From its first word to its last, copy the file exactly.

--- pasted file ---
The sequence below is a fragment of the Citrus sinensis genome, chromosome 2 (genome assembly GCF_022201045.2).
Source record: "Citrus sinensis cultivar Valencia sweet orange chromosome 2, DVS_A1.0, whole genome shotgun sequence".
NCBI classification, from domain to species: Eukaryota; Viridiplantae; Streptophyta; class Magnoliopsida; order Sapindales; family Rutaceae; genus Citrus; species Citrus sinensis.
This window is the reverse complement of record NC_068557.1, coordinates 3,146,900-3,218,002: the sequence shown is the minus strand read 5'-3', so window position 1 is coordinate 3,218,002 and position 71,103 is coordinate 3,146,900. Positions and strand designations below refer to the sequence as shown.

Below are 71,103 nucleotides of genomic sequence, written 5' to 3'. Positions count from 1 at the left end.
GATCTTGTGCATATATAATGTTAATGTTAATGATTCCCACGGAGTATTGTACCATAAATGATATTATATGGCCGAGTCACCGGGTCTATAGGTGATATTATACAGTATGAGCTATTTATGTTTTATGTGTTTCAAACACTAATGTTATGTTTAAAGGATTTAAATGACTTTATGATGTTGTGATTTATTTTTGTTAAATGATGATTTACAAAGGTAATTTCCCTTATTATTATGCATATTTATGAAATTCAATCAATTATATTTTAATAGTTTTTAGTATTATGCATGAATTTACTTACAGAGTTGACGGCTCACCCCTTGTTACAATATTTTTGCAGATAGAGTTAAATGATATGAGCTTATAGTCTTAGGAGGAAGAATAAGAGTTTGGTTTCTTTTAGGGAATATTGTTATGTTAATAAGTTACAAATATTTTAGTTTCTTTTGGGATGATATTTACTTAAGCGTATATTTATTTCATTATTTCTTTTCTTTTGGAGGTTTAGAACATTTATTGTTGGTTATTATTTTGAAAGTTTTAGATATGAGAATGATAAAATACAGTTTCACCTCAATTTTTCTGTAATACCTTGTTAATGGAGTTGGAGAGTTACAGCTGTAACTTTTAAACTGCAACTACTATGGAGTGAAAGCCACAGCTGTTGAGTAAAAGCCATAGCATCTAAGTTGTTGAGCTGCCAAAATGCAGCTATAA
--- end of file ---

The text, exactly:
The sequence below is a fragment of the Citrus sinensis genome, chromosome 2 (genome assembly GCF_022201045.2).
Source record: "Citrus sinensis cultivar Valencia sweet orange chromosome 2, DVS_A1.0, whole genome shotgun sequence".
NCBI classification, from domain to species: Eukaryota; Viridiplantae; Streptophyta; class Magnoliopsida; order Sapindales; family Rutaceae; genus Citrus; species Citrus sinensis.
This window is the reverse complement of record NC_068557.1, coordinates 3,146,900-3,218,002: the sequence shown is the minus strand read 5'-3', so window position 1 is coordinate 3,218,002 and position 71,103 is coordinate 3,146,900. Positions and strand designations below refer to the sequence as shown.

Below are 71,103 nucleotides of genomic sequence, written 5' to 3'. Positions count from 1 at the left end.
GATCTTGTGCATATATAATGTTAATGTTAATGATTCCCACGGAGTATTGTACCATAAATGATATTATATGGCCGAGTCACCGGGTCTATAGGTGATATTATACAGTATGAGCTATTTATGTTTTATGTGTTTCAAACACTAATGTTATGTTTAAAGGATTTAAATGACTTTATGATGTTGTGATTTATTTTTGTTAAATGATGATTTACAAAGGTAATTTCCCTTATTATTATGCATATTTATGAAATTCAATCAATTATATTTTAATAGTTTTTAGTATTATGCATGAATTTACTTACAGAGTTGACGGCTCACCCCTTGTTACAATATTTTTGCAGATAGAGTTAAATGATATGAGCTTATAGTCTTAGGAGGAAGAATAAGAGTTTGGTTTCTTTTAGGGAATATTGTTATGTTAATAAGTTACAAATATTTTAGTTTCTTTTGGGATGATATTTACTTAAGCGTATATTTATTTCATTATTTCTTTTCTTTTGGAGGTTTAGAACATTTATTGTTGGTTATTATTTTGAAAGTTTTAGATATGAGAATGATAAAATACAGTTTCACCTCAATTTTTCTGTAATACCTTGTTAATGGAGTTGGAGAGTTACAGCTGTAACTTTTAAACTGCAACTACTATGGAGTGAAAGCCACAGCTGTTGAGTAAAAGCCATAGCATCTAAGTTGTTGAGCTGCCAAAATGCAGCTATAA